The Santa Cruz Monastery was founded in the reign of Afonso Henriques by a group of twelve Canons of St. Augustine.This monastic community was indeed the most important monastic house during the reigns of the first dynasty and it marked an essential period in the creation of the Portuguese identity, contributing to the political importance of Coimbra during the foundation of the realm.
Coimbra belonged to the Order of Saint Augustine and it became an important medieval school, teaching scholars and people connected with the political power who supported the new dynasty. King Afonso Henriques was a permanent figure in the monastery’s life and, in the end, chose it as his burial place, a decision his son, King Sancho I would also follow a few years later.
Throughout the next centuries, Santa Cruz became the seat of a great ecclesiastical territory and strengthened its position as the cultural and intellectual centre of the realm. From 1527 onwards, together with other Portuguese canon monasteries, the Santa Cruz Congregation was created and the Collegium Sapientiae was founded. It remained an important academic centre linked to the Coimbra University where several teachers from the Order taught.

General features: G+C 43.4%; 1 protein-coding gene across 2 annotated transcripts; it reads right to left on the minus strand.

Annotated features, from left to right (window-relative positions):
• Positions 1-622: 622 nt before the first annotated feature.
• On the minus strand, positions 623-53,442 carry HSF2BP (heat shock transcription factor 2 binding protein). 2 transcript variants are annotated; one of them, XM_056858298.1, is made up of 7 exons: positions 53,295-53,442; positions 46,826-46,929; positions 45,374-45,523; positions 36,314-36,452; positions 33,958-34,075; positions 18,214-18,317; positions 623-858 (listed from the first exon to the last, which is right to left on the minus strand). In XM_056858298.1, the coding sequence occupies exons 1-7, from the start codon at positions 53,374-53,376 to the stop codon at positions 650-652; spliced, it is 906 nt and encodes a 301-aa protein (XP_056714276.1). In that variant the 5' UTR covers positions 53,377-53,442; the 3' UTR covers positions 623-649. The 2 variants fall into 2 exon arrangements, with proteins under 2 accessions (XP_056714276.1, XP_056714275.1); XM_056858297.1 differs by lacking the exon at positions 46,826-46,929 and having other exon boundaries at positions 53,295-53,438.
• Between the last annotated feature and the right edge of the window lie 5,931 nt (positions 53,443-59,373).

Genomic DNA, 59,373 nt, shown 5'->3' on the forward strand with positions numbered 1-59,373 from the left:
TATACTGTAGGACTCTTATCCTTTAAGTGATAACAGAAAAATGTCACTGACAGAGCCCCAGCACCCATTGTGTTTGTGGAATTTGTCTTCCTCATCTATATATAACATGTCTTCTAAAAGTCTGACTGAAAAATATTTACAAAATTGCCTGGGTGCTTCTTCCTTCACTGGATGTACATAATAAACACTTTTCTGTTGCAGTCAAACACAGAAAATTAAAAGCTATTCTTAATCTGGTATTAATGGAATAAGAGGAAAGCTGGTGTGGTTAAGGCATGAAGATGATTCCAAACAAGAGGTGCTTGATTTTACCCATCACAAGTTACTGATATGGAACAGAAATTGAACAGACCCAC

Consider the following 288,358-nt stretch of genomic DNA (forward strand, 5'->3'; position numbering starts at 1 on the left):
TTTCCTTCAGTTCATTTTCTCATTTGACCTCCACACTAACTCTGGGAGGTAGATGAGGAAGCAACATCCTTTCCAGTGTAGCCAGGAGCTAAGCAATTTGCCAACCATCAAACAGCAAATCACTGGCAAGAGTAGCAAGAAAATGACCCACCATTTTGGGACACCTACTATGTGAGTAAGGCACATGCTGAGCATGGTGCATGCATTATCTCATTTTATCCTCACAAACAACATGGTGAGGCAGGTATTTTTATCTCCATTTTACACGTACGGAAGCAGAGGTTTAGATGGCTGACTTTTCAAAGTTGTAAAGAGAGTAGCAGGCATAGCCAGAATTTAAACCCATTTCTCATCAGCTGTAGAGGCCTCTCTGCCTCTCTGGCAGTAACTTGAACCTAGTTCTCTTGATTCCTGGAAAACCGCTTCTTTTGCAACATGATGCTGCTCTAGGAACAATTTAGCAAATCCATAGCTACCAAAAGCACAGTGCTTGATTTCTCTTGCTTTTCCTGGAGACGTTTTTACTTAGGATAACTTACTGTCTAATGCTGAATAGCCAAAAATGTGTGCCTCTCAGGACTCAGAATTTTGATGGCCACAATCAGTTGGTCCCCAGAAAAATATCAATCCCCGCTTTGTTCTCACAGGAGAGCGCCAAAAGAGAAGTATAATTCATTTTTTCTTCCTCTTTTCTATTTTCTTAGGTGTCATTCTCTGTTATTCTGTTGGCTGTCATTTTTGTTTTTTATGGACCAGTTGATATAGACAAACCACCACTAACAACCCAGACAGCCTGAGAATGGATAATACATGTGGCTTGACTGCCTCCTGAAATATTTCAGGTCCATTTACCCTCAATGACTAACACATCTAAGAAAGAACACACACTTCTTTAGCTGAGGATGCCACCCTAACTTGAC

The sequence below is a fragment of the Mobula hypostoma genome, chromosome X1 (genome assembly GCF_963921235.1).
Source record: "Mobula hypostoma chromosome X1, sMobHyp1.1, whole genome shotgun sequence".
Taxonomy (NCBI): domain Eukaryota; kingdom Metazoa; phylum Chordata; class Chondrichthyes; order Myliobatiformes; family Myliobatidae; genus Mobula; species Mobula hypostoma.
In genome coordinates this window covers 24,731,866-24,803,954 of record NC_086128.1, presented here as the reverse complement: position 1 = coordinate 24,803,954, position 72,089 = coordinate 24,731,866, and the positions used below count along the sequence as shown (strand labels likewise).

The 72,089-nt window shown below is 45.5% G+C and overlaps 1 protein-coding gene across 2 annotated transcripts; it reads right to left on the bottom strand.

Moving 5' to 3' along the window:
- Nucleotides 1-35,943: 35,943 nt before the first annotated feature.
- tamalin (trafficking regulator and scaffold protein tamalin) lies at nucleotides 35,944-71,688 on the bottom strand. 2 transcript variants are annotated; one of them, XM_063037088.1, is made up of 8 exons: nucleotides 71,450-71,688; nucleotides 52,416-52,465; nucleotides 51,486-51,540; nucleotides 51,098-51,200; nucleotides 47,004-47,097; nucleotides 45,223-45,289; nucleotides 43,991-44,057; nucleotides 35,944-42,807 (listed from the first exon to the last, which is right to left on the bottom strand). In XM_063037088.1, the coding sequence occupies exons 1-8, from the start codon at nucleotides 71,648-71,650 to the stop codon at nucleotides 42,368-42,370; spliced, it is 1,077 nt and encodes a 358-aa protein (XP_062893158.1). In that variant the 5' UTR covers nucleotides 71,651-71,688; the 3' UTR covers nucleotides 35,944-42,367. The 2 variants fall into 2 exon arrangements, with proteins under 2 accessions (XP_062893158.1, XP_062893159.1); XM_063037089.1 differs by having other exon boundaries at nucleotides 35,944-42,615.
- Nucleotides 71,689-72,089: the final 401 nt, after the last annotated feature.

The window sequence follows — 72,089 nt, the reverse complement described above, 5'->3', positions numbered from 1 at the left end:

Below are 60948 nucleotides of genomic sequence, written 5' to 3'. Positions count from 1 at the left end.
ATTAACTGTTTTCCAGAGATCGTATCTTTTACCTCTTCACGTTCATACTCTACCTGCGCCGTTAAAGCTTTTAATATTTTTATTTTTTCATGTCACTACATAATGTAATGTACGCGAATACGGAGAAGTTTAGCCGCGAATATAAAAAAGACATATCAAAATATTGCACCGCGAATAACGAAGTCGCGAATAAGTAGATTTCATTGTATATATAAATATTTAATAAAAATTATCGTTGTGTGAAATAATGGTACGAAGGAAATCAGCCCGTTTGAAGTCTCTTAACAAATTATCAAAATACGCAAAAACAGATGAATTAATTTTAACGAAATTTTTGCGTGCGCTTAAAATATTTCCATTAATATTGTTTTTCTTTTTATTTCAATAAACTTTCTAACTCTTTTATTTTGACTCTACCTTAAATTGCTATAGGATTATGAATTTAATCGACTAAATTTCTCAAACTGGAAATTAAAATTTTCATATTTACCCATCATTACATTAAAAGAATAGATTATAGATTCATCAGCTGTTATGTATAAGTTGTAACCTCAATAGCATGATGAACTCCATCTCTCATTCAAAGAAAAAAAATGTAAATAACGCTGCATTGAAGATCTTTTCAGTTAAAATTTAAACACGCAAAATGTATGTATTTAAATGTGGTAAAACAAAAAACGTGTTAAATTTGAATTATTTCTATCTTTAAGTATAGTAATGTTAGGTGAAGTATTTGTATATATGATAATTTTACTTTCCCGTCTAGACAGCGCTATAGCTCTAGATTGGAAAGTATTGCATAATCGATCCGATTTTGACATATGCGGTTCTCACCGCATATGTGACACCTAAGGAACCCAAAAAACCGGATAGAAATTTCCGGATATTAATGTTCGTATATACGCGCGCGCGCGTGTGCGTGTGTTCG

The Monastery Building
Built from 1131 onwards, the Santa Cruz Monastery started its community life during the next year, although the construction lasted for almost another century. The main chapel was finished around 1150 and the solemn dedicated church only in 1228. The monastery became increasingly important, which lead to several changes in its structure throughout History. Nowadays there’s little left from its original Romanesque structure.
The most important change, which gave the building its current appearance, was carried out during the second half of the 16th century when King Manuel, concerned about the dignity of the final resting place of the first two Kings of Portugal, decided to finance a campaign of renovation works which improved both the outside and the inside of the building. Carried out by the most important architects and sculptures of the Manueline era, the intervention began in 1507 under the guidance of Boytac and, later, of Diogo de Castilho. It was he who designed the monumental façade while the sculptures were the work of Nicolau de Chanterenne, the famous sculpture who also renovated the graves of Afonso Henriques and Sancho I.
The works lasted throughout the reign of King John III. It was during this time that the Manga Garden, a small Renaissance architecture jewel design by João de Ruão, was built and it is worth a visit.
At Santa Cruz you should not miss:
The interior space, covered with impressive rib vaults and decorated with Baroque tile
The Claustro do Silêncio (Silence Cloister), design by Marcos Pires, with bas reliefs of scenes from the Passion created by Nicolau Chanterenne
The 17th century sacristy which includes paintings by Grão Vasco and Cristóvão de Figueiredo
The upper choir and its impressive Manueline chair
The Baroque organ, built between 1719 and 1724